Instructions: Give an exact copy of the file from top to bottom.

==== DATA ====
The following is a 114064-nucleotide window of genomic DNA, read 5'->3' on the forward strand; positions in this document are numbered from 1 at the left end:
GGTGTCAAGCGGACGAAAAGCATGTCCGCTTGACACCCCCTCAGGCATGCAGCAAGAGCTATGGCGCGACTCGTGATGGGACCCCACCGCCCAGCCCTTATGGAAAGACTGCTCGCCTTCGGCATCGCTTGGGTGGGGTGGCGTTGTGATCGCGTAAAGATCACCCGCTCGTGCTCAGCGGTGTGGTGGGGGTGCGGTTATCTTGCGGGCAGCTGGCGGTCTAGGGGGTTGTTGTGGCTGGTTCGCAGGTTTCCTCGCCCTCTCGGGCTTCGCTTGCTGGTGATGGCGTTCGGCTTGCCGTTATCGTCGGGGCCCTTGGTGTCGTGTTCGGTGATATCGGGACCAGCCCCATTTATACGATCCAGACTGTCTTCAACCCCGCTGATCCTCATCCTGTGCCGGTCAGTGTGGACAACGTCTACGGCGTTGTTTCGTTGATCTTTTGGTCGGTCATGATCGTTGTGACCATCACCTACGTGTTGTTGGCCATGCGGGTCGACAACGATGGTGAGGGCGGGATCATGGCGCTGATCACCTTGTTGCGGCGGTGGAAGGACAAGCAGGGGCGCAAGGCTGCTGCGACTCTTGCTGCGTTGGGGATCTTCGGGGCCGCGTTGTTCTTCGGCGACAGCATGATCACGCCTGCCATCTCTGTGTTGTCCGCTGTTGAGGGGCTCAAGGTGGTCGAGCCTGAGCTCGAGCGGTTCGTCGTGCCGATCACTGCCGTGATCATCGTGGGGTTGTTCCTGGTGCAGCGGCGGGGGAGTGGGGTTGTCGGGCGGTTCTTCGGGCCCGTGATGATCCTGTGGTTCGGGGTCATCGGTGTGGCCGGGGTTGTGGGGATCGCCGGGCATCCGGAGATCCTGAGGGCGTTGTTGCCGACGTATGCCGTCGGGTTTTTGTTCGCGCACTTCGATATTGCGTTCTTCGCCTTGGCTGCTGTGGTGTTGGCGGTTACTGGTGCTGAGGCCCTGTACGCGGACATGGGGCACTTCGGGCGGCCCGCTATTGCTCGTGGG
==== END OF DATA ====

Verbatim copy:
The following is a 114064-nucleotide window of genomic DNA, read 5'->3' on the forward strand; positions in this document are numbered from 1 at the left end:
GGTGTCAAGCGGACGAAAAGCATGTCCGCTTGACACCCCCTCAGGCATGCAGCAAGAGCTATGGCGCGACTCGTGATGGGACCCCACCGCCCAGCCCTTATGGAAAGACTGCTCGCCTTCGGCATCGCTTGGGTGGGGTGGCGTTGTGATCGCGTAAAGATCACCCGCTCGTGCTCAGCGGTGTGGTGGGGGTGCGGTTATCTTGCGGGCAGCTGGCGGTCTAGGGGGTTGTTGTGGCTGGTTCGCAGGTTTCCTCGCCCTCTCGGGCTTCGCTTGCTGGTGATGGCGTTCGGCTTGCCGTTATCGTCGGGGCCCTTGGTGTCGTGTTCGGTGATATCGGGACCAGCCCCATTTATACGATCCAGACTGTCTTCAACCCCGCTGATCCTCATCCTGTGCCGGTCAGTGTGGACAACGTCTACGGCGTTGTTTCGTTGATCTTTTGGTCGGTCATGATCGTTGTGACCATCACCTACGTGTTGTTGGCCATGCGGGTCGACAACGATGGTGAGGGCGGGATCATGGCGCTGATCACCTTGTTGCGGCGGTGGAAGGACAAGCAGGGGCGCAAGGCTGCTGCGACTCTTGCTGCGTTGGGGATCTTCGGGGCCGCGTTGTTCTTCGGCGACAGCATGATCACGCCTGCCATCTCTGTGTTGTCCGCTGTTGAGGGGCTCAAGGTGGTCGAGCCTGAGCTCGAGCGGTTCGTCGTGCCGATCACTGCCGTGATCATCGTGGGGTTGTTCCTGGTGCAGCGGCGGGGGAGTGGGGTTGTCGGGCGGTTCTTCGGGCCCGTGATGATCCTGTGGTTCGGGGTCATCGGTGTGGCCGGGGTTGTGGGGATCGCCGGGCATCCGGAGATCCTGAGGGCGTTGTTGCCGACGTATGCCGTCGGGTTTTTGTTCGCGCACTTCGATATTGCGTTCTTCGCCTTGGCTGCTGTGGTGTTGGCGGTTACTGGTGCTGAGGCCCTGTACGCGGACATGGGGCACTTCGGGCGGCCCGCTATTGCTCGTGGG